Medicare Trustees Report To Force Reform Debate
April 23, 2007
Cash Flow Crunch to Compel Rethinking the Program, Says NCPA
(WASHINGTON, D.C.) April 23, 2007 - Deteriorating Medicare finances will force the federal government to consider reforming the nation's health care program for seniors, based on the just released annual report of the Social Security and Medicare Trustees.
According to the report, Medicare is promising more in benefits than the program has the ability to fund without an influx of outside revenues. The estimated unfunded liability of Medicare is $34.2 trillion over the next 75 years, and $74.6 trillion looking indefinitely into the future (see attached charts). The Medicare prescription drug program (Medicare Part D) alone has an estimated unfunded liability of $8.4 trillion over the next 75 years - nearly double that of Social Security.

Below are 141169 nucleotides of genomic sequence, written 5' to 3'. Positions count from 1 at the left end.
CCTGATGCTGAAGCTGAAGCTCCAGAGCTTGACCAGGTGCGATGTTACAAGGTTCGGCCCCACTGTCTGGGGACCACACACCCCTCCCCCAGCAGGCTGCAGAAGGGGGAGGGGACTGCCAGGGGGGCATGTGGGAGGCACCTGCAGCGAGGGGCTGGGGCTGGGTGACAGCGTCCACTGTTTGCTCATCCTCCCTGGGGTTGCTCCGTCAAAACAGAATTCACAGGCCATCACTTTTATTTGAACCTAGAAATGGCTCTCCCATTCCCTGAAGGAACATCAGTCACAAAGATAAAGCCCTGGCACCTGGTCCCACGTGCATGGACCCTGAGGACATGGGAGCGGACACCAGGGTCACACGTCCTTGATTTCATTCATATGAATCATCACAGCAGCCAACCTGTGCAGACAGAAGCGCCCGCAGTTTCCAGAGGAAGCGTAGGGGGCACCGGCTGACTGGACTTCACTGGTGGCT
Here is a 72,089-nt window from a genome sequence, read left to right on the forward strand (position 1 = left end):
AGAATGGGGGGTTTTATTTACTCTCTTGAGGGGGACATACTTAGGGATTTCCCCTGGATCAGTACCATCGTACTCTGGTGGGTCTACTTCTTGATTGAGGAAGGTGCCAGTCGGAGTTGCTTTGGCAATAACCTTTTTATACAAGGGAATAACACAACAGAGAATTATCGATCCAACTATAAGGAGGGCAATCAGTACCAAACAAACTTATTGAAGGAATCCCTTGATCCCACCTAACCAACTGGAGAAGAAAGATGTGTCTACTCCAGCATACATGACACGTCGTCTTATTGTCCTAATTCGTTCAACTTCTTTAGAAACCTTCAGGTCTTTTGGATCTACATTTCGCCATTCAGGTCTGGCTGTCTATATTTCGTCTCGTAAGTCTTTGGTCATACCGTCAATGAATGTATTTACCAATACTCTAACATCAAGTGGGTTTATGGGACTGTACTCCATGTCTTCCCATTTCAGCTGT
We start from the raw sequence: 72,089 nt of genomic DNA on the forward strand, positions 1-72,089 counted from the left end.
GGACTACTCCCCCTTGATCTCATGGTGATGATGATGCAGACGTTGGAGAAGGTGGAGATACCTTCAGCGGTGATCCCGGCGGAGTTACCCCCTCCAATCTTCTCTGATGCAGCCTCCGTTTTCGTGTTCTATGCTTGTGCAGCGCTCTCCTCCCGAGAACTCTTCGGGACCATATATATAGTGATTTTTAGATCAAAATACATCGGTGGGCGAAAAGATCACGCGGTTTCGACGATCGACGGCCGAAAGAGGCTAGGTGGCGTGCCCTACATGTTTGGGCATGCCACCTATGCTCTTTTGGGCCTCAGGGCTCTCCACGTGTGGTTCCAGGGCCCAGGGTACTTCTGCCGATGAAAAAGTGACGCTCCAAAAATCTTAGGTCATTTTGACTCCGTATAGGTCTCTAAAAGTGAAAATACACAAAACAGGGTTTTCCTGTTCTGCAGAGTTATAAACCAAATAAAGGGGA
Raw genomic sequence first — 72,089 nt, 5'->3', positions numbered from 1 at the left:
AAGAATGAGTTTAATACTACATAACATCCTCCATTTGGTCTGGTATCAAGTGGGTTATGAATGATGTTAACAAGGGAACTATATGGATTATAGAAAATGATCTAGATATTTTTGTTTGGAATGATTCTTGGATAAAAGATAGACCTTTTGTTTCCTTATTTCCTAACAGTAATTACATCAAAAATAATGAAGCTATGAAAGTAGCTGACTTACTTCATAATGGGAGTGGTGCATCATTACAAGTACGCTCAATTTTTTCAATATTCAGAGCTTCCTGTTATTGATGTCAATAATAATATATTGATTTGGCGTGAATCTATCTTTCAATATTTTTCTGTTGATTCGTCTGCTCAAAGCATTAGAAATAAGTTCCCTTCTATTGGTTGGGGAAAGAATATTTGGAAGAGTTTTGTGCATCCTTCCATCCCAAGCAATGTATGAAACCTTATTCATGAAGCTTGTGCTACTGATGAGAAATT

Today's report triggers a provision of the 2003 Medicare Modernization Act that requires the President to submit legislation that Congress must consider in an expedited manner.
"Medicare and Social Security need to be reformed," said Public Trustee Thomas R. Saving, director of the Texas A&M University Private Enterprise Research Center and senior fellow of the NCPA.
According to the report, the deficits in Social Security and Medicare, will cause a steadily increasing drain on other federal revenues. Until recently, the two programs took in more revenue than they paid out in benefits. However:
- By 2010, Social Security and Medicare will require almost 1 in 12 federal income tax dollars.
- By 2020, spending on these two programs will require more than 1 in 4.
- By 2030, about the midpoint of the baby boomer retirement years, Social Security and Medicare spending will require almost 1 in every 2 income tax dollars.
- By 2050, they will require nearly 3 in every 4.
- Eventually, the deficits in these two programs will absorb the entire federal budget.
"This means that if we are to keep our promises to seniors, now and into the future, the federal government will have to stop doing just about everything else," said Saving. "Alternatively, we will have to either raise taxes or significantly cut benefits. Either option will be very painful."